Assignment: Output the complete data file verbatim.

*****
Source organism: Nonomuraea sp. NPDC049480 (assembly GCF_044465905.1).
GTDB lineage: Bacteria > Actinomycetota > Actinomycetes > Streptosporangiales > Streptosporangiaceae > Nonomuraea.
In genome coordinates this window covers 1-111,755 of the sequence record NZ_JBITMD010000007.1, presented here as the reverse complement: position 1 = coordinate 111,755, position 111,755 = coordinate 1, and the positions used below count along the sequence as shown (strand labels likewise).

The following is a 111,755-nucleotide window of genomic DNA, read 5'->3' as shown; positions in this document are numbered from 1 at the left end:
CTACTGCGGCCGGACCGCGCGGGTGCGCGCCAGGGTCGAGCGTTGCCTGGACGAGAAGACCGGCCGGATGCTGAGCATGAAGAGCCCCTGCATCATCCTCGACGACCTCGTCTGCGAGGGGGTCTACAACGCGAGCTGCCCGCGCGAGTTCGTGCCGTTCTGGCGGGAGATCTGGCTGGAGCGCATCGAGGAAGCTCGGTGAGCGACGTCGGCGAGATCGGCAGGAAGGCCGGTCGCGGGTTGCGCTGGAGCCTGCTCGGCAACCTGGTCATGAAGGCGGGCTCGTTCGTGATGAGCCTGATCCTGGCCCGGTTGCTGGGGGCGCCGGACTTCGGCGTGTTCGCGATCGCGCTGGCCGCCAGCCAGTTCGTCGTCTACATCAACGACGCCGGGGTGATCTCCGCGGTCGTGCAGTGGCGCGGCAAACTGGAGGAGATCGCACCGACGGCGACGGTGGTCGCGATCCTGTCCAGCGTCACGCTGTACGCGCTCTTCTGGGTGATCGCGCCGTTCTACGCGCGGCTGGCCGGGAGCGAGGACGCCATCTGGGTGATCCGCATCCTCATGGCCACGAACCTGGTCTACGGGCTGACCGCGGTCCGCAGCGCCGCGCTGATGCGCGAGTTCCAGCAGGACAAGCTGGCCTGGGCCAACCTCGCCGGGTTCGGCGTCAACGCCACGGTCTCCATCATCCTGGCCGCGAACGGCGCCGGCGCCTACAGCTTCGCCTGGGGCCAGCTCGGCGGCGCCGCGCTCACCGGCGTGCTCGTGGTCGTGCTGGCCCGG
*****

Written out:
Source organism: Nonomuraea sp. NPDC049480 (assembly GCF_044465905.1).
GTDB lineage: Bacteria > Actinomycetota > Actinomycetes > Streptosporangiales > Streptosporangiaceae > Nonomuraea.
In genome coordinates this window covers 1-111,755 of the sequence record NZ_JBITMD010000007.1, presented here as the reverse complement: position 1 = coordinate 111,755, position 111,755 = coordinate 1, and the positions used below count along the sequence as shown (strand labels likewise).

The following is a 111,755-nucleotide window of genomic DNA, read 5'->3' as shown; positions in this document are numbered from 1 at the left end:
CTACTGCGGCCGGACCGCGCGGGTGCGCGCCAGGGTCGAGCGTTGCCTGGACGAGAAGACCGGCCGGATGCTGAGCATGAAGAGCCCCTGCATCATCCTCGACGACCTCGTCTGCGAGGGGGTCTACAACGCGAGCTGCCCGCGCGAGTTCGTGCCGTTCTGGCGGGAGATCTGGCTGGAGCGCATCGAGGAAGCTCGGTGAGCGACGTCGGCGAGATCGGCAGGAAGGCCGGTCGCGGGTTGCGCTGGAGCCTGCTCGGCAACCTGGTCATGAAGGCGGGCTCGTTCGTGATGAGCCTGATCCTGGCCCGGTTGCTGGGGGCGCCGGACTTCGGCGTGTTCGCGATCGCGCTGGCCGCCAGCCAGTTCGTCGTCTACATCAACGACGCCGGGGTGATCTCCGCGGTCGTGCAGTGGCGCGGCAAACTGGAGGAGATCGCACCGACGGCGACGGTGGTCGCGATCCTGTCCAGCGTCACGCTGTACGCGCTCTTCTGGGTGATCGCGCCGTTCTACGCGCGGCTGGCCGGGAGCGAGGACGCCATCTGGGTGATCCGCATCCTCATGGCCACGAACCTGGTCTACGGGCTGACCGCGGTCCGCAGCGCCGCGCTGATGCGCGAGTTCCAGCAGGACAAGCTGGCCTGGGCCAACCTCGCCGGGTTCGGCGTCAACGCCACGGTCTCCATCATCCTGGCCGCGAACGGCGCCGGCGCCTACAGCTTCGCCTGGGGCCAGCTCGGCGGCGCCGCGCTCACCGGCGTGCTCGTGGTCGTGCTGGCCCGG